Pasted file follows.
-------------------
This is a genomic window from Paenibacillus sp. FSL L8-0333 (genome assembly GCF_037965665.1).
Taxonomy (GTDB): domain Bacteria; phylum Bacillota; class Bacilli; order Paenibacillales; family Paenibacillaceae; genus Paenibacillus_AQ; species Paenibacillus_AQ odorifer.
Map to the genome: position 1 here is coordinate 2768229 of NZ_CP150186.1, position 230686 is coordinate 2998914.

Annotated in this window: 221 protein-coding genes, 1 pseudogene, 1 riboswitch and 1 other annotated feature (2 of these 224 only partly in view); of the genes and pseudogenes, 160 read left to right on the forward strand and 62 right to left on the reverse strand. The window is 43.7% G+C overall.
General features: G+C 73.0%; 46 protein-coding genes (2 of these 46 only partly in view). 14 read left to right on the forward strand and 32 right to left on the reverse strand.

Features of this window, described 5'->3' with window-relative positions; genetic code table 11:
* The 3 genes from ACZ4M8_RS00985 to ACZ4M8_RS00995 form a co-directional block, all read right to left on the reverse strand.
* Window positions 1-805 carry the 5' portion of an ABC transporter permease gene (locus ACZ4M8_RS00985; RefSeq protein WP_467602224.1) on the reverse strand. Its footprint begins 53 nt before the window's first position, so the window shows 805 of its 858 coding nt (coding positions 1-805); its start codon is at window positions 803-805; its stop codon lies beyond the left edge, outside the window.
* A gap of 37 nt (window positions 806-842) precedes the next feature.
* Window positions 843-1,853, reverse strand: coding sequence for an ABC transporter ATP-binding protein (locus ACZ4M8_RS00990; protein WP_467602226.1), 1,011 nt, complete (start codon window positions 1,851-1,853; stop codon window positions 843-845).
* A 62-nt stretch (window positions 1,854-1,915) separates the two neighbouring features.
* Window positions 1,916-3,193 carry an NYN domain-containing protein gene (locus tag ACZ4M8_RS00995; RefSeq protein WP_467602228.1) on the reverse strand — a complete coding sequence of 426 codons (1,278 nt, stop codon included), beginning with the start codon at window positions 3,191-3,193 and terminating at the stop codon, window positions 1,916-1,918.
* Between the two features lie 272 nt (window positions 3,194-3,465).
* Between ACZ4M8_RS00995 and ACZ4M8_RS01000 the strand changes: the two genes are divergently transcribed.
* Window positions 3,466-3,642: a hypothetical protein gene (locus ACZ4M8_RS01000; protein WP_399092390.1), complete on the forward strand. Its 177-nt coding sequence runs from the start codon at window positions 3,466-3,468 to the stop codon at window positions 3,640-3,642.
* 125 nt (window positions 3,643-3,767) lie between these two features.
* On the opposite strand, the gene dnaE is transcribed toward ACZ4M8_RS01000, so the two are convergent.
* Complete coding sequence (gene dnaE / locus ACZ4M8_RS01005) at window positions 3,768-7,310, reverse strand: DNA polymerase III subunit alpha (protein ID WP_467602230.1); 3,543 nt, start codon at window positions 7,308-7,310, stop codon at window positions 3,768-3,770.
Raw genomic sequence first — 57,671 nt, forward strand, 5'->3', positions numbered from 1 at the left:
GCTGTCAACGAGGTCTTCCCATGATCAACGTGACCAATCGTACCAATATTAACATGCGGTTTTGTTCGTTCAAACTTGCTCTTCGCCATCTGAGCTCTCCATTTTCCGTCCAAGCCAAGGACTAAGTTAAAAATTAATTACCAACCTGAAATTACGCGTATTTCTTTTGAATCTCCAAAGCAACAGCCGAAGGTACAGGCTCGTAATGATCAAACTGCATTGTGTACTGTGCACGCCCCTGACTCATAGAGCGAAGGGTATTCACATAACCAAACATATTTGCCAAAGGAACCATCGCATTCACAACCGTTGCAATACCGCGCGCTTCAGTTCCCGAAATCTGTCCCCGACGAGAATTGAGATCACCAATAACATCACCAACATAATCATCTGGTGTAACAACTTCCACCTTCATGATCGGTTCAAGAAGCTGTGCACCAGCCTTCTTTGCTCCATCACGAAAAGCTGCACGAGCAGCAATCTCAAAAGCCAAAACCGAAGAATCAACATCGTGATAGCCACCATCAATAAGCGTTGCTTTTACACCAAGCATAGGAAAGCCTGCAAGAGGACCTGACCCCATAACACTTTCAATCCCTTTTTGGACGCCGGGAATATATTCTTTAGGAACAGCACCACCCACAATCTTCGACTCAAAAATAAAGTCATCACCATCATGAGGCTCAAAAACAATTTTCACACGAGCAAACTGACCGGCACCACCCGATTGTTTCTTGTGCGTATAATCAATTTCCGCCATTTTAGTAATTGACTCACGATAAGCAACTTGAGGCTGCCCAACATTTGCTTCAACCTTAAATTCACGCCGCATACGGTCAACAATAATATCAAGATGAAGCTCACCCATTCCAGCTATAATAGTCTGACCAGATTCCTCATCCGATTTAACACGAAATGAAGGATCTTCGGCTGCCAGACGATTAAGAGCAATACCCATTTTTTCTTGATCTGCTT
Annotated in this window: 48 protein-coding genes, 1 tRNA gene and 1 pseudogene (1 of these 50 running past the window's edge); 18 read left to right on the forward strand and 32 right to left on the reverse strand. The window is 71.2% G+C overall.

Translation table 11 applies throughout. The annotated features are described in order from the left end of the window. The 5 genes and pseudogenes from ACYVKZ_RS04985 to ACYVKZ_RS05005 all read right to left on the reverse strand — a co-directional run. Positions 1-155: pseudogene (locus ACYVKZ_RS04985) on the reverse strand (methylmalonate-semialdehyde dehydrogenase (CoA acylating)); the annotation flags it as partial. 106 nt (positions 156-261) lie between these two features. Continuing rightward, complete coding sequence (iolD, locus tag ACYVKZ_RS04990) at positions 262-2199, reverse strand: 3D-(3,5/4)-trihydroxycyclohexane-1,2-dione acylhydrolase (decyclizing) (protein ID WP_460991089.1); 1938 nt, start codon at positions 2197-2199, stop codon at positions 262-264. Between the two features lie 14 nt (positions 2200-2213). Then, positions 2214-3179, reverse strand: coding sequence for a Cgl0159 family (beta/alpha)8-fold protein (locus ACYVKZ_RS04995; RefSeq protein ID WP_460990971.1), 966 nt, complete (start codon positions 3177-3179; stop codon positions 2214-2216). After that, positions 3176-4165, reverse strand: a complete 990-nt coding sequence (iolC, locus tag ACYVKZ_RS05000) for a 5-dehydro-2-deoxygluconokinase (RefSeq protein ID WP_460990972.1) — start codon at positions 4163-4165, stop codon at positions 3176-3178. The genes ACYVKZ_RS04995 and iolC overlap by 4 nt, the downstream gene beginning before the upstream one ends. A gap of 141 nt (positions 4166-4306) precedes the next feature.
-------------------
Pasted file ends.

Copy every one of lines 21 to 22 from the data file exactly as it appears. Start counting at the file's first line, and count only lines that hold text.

Annotated in this window: 48 protein-coding genes, 1 tRNA gene and 1 pseudogene (1 of these 50 running past the window's edge); 18 read left to right on the forward strand and 32 right to left on the reverse strand. The window is 71.2% G+C overall.

Translation table 11 applies throughout. The annotated features are described in order from the left end of the window. The 5 genes and pseudogenes from ACYVKZ_RS04985 to ACYVKZ_RS05005 all read right to left on the reverse strand — a co-directional run. Positions 1-155: pseudogene (locus ACYVKZ_RS04985) on the reverse strand (methylmalonate-semialdehyde dehydrogenase (CoA acylating)); the annotation flags it as partial. 106 nt (positions 156-261) lie between these two features. Continuing rightward, complete coding sequence (iolD, locus tag ACYVKZ_RS04990) at positions 262-2199, reverse strand: 3D-(3,5/4)-trihydroxycyclohexane-1,2-dione acylhydrolase (decyclizing) (protein ID WP_460991089.1); 1938 nt, start codon at positions 2197-2199, stop codon at positions 262-264. Between the two features lie 14 nt (positions 2200-2213). Then, positions 2214-3179, reverse strand: coding sequence for a Cgl0159 family (beta/alpha)8-fold protein (locus ACYVKZ_RS04995; RefSeq protein ID WP_460990971.1), 966 nt, complete (start codon positions 3177-3179; stop codon positions 2214-2216). After that, positions 3176-4165, reverse strand: a complete 990-nt coding sequence (iolC, locus tag ACYVKZ_RS05000) for a 5-dehydro-2-deoxygluconokinase (RefSeq protein ID WP_460990972.1) — start codon at positions 4163-4165, stop codon at positions 3176-3178. The genes ACYVKZ_RS04995 and iolC overlap by 4 nt, the downstream gene beginning before the upstream one ends. A gap of 141 nt (positions 4166-4306) precedes the next feature.